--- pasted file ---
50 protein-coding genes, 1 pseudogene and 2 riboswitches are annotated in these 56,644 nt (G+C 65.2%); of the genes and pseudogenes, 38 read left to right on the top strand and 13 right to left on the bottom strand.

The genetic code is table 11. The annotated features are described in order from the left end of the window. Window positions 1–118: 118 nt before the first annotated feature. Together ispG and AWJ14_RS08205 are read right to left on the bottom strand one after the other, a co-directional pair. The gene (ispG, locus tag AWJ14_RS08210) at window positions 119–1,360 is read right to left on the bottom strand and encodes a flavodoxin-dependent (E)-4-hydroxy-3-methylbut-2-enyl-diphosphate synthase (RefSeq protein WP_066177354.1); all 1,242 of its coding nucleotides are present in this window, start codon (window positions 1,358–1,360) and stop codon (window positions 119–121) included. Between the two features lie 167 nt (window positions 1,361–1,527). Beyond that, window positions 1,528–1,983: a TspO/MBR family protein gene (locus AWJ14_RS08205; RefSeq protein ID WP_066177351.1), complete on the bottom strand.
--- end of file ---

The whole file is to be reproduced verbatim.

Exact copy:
50 protein-coding genes, 1 pseudogene and 2 riboswitches are annotated in these 56,644 nt (G+C 65.2%); of the genes and pseudogenes, 38 read left to right on the top strand and 13 right to left on the bottom strand.

The genetic code is table 11. The annotated features are described in order from the left end of the window. Window positions 1–118: 118 nt before the first annotated feature. Together ispG and AWJ14_RS08205 are read right to left on the bottom strand one after the other, a co-directional pair. The gene (ispG, locus tag AWJ14_RS08210) at window positions 119–1,360 is read right to left on the bottom strand and encodes a flavodoxin-dependent (E)-4-hydroxy-3-methylbut-2-enyl-diphosphate synthase (RefSeq protein WP_066177354.1); all 1,242 of its coding nucleotides are present in this window, start codon (window positions 1,358–1,360) and stop codon (window positions 119–121) included. Between the two features lie 167 nt (window positions 1,361–1,527). Beyond that, window positions 1,528–1,983: a TspO/MBR family protein gene (locus AWJ14_RS08205; RefSeq protein ID WP_066177351.1), complete on the bottom strand.